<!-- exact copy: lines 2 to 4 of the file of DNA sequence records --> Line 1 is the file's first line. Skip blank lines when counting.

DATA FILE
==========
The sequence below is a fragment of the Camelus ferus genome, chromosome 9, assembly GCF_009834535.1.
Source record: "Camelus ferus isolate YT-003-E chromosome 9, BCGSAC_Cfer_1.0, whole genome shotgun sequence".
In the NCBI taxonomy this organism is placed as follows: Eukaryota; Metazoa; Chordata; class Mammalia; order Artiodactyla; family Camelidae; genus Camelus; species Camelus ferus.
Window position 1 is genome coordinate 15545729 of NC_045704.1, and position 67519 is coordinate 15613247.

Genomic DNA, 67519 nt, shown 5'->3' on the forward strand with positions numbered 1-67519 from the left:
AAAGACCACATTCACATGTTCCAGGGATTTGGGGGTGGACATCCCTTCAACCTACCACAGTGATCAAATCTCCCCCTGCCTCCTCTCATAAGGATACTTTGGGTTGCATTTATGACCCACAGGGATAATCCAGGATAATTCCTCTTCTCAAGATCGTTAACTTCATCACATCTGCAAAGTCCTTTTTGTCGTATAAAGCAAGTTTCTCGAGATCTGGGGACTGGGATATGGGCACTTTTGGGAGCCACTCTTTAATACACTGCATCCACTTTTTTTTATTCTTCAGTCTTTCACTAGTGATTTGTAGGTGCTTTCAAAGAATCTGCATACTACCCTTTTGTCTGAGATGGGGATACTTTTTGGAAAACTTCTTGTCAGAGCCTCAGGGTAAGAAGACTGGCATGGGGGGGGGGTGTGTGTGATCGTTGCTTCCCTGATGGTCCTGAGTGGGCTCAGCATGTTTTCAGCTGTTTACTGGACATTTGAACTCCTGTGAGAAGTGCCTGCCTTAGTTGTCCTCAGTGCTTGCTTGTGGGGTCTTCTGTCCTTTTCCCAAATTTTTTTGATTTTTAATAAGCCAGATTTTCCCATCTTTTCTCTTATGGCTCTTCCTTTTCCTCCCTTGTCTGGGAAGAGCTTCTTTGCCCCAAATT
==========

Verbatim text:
Source record: "Camelus ferus isolate YT-003-E chromosome 9, BCGSAC_Cfer_1.0, whole genome shotgun sequence".
In the NCBI taxonomy this organism is placed as follows: Eukaryota; Metazoa; Chordata; class Mammalia; order Artiodactyla; family Camelidae; genus Camelus; species Camelus ferus.
Window position 1 is genome coordinate 15545729 of NC_045704.1, and position 67519 is coordinate 15613247.